16-year-old Yujeong Son braves the cold to win Harder Hall Invitational

Courtesy of Harder Hall

16-year-old Yujeong Son braves the cold to win Harder Hall Invitational

Amateur

16-year-old Yujeong Son braves the cold to win Harder Hall Invitational

SEBRING, Fla. – It didn’t snow in Sebring, Fla., but as the East Coast braced for a bomb cyclone, the weather was so extreme at the Harder Hall Invitational that officials canceled the first round. It’s believed to be the first time in the 63-year history of the event that a round has been scrapped.

When Sebring native Kendall Griffin heard a horn blow on Wednesday, she rushed to mark her ball on the eighth green. 

“I don’t care if it was a car horn,” Griffin told her playing partners. She’d had enough.

The temperature was 35 degrees when the LSU freshman arrived on the range Thursday morning. The feels-like temp was 28 and the golf balls were covered in frost. Officials pushed back tee times an hour that day but the show went on. 

By Saturday’s final round, the sun was out and temps climbed into the mid-50s as Kentucky’s Leonie Bettel carried a one-stroke lead over 16-year-old Yujeong Son. But Son, one of the hottest players on the amateur circuit, took advantage of a struggling Bettel and mounted a seven-stroke lead at the turn. Griffin, who trailed by eight strokes at the start of the day, got to within five strokes with four holes to play. 

Yet Son, a terrific scrambler, kept her distance and cruised to a six-shot victory. Her closing 3-over 75 gave her an even-par 216 total. Griffin (74) and Bettel (82) finished tied for second at 222.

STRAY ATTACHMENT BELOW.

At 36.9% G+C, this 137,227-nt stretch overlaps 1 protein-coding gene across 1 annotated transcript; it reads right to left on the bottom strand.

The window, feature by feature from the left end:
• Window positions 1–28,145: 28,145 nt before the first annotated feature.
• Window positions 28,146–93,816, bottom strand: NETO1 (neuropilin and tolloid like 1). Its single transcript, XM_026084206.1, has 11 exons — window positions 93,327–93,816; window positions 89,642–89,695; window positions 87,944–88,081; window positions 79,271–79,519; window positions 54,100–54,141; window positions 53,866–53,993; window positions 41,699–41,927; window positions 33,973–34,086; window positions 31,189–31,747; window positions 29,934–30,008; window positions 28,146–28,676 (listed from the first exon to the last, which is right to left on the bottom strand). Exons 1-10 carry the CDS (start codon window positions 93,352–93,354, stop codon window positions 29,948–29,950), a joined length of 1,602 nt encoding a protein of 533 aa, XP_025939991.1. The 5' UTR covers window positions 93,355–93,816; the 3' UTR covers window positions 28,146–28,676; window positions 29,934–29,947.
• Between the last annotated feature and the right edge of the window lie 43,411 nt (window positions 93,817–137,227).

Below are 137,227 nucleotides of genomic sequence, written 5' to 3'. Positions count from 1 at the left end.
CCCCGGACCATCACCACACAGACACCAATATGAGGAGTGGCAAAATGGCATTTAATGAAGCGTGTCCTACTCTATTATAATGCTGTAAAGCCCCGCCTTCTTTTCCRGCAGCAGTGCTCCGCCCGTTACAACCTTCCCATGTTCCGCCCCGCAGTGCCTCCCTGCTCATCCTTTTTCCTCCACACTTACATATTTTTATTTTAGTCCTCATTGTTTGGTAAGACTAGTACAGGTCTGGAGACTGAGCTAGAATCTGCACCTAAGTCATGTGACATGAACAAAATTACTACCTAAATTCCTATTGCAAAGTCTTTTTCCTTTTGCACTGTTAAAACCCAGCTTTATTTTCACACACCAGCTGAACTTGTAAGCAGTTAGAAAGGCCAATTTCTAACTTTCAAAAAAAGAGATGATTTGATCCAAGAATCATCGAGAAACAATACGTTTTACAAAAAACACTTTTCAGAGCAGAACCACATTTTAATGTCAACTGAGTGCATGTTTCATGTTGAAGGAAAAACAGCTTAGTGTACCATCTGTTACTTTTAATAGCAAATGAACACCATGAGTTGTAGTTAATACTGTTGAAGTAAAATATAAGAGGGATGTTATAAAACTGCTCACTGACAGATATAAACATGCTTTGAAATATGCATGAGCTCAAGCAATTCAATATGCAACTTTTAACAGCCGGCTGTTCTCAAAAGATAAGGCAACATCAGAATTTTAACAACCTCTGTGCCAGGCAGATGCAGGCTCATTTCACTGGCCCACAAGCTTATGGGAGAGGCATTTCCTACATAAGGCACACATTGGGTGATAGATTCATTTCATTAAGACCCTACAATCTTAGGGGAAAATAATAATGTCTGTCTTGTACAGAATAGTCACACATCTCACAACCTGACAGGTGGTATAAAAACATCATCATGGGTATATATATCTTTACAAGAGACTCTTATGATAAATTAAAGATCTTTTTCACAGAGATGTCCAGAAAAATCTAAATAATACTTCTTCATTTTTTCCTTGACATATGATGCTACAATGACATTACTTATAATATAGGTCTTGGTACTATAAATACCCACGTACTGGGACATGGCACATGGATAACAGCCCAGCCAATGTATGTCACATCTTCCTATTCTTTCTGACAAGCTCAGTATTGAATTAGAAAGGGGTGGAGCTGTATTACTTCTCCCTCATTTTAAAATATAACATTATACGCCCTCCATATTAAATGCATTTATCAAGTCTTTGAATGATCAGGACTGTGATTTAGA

It marked the third straight victory in three weeks for Son, who won both the Dixie Amateur (for a second consecutive year) and the Allstate Sugar Bowl Tommy Moore Invitational (for a third consecutive year) in late December. Next week she’ll go for a fourth at the AJGA ANNIKA Invitational in St. Augustine, Fla.

“I made the putts that I needed to,” said Son, who didn’t have a three-putt all week.

The serious-minded Son, No. 4 in the Golfweek/Sagarin Junior Rankings, has no designs on playing collegiately. These amateur titles won’t lead to a spot on the Curtis Cup team either as she’s not a U.S. citizen. The Norman, Okla., resident said her family moved from South Korea when she was 6 years old.

“We didn’t think we were going to stay this long and didn’t apply for citizenship,” said Son. “Golf is really what’s making us stay.”

Son’s victory at the Swinging Skirts AJGA Invitational last August gave her a berth in the Swinging Skirts LPGA Taiwan Championship, her first start on the LPGA. She admires the level-headedness of South Korean star Inbee Park. Next month Son will compete in the Women’s Amateur Asia Pacific Golf Championship in Singapore, where the winner receives starts in the HSBC Women’s World Championship, ANA Inspiration and Ricoh Women’s British Open.

Griffin grew up seven minutes from Harder Hall Golf Club and began competing in the tournament at age 10. It was so cold that year that Jaye Marie Green got frostbite and quit after nine holes. Lexi Thompson lost in a playoff in 2010 to Kyle Roig. Griffin learned early that Harder Hall week is – more times than not – the worst weather week of the year in Florida. But she loves it anyway. 

As Griffin answered questions for reporters in the clubhouse, a number of fans came up to say congratulations. Playing in the final group, she said, felt like a win in itself.

Every year during the Harder Hall several players stay with the Griffin family. In 2015, Griffin flew to England to stay with Annabell Fuller’s family and compete. That year it hailed four times in one round at the Welsh Ladies Open. Griffin shot 91 that day and improved by 20 shots in the second round.

And so began the mantra, “It can’t be worse than Wales.”

There’s always next year, Sebring.

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